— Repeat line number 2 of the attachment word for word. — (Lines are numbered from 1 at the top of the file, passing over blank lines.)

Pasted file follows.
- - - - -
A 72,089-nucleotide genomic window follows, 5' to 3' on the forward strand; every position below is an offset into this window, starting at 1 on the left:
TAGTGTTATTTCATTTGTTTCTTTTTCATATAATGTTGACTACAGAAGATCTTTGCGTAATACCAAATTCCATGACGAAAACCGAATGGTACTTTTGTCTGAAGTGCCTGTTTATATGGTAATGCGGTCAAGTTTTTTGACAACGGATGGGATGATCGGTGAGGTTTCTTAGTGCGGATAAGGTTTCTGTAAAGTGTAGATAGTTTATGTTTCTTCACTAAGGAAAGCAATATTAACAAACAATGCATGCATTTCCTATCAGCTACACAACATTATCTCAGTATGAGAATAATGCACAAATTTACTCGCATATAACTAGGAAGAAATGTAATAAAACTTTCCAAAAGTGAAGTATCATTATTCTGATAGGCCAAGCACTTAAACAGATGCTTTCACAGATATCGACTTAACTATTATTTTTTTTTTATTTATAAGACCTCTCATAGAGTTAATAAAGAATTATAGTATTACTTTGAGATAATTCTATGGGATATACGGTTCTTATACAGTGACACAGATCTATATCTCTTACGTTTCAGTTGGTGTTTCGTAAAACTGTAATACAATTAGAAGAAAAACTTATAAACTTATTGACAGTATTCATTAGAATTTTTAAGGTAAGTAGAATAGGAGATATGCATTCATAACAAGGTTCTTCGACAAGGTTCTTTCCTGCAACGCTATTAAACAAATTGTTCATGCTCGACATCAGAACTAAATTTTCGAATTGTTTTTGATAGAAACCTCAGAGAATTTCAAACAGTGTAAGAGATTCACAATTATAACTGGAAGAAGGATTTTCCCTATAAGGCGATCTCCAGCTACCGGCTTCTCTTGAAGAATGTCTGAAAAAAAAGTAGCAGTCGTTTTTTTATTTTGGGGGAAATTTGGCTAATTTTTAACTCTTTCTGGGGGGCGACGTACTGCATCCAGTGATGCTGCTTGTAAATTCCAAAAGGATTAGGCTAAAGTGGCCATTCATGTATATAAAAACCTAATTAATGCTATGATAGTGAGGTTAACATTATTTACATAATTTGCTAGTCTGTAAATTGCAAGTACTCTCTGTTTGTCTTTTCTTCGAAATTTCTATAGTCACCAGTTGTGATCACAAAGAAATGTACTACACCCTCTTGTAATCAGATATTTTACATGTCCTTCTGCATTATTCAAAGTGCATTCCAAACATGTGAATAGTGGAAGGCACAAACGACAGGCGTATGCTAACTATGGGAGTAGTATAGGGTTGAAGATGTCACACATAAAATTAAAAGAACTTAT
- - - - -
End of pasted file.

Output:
TAGTGTTATTTCATTTGTTTCTTTTTCATATAATGTTGACTACAGAAGATCTTTGCGTAATACCAAATTCCATGACGAAAACCGAATGGTACTTTTGTCTGAAGTGCCTGTTTATATGGTAATGCGGTCAAGTTTTTTGACAACGGATGGGATGATCGGTGAGGTTTCTTAGTGCGGATAAGGTTTCTGTAAAGTGTAGATAGTTTATGTTTCTTCACTAAGGAAAGCAATATTAACAAACAATGCATGCATTTCCTATCAGCTACACAACATTATCTCAGTATGAGAATAATGCACAAATTTACTCGCATATAACTAGGAAGAAATGTAATAAAACTTTCCAAAAGTGAAGTATCATTATTCTGATAGGCCAAGCACTTAAACAGATGCTTTCACAGATATCGACTTAACTATTATTTTTTTTTTATTTATAAGACCTCTCATAGAGTTAATAAAGAATTATAGTATTACTTTGAGATAATTCTATGGGATATACGGTTCTTATACAGTGACACAGATCTATATCTCTTACGTTTCAGTTGGTGTTTCGTAAAACTGTAATACAATTAGAAGAAAAACTTATAAACTTATTGACAGTATTCATTAGAATTTTTAAGGTAAGTAGAATAGGAGATATGCATTCATAACAAGGTTCTTCGACAAGGTTCTTTCCTGCAACGCTATTAAACAAATTGTTCATGCTCGACATCAGAACTAAATTTTCGAATTGTTTTTGATAGAAACCTCAGAGAATTTCAAACAGTGTAAGAGATTCACAATTATAACTGGAAGAAGGATTTTCCCTATAAGGCGATCTCCAGCTACCGGCTTCTCTTGAAGAATGTCTGAAAAAAAAGTAGCAGTCGTTTTTTTATTTTGGGGGAAATTTGGCTAATTTTTAACTCTTTCTGGGGGGCGACGTACTGCATCCAGTGATGCTGCTTGTAAATTCCAAAAGGATTAGGCTAAAGTGGCCATTCATGTATATAAAAACCTAATTAATGCTATGATAGTGAGGTTAACATTATTTACATAATTTGCTAGTCTGTAAATTGCAAGTACTCTCTGTTTGTCTTTTCTTCGAAATTTCTATAGTCACCAGTTGTGATCACAAAGAAATGTACTACACCCTCTTGTAATCAGATATTTTACATGTCCTTCTGCATTATTCAAAGTGCATTCCAAACATGTGAATAGTGGAAGGCACAAACGACAGGCGTATGCTAACTATGGGAGTAGTATAGGGTTGAAGATGTCACACATAAAATTAAAAGAACTTAT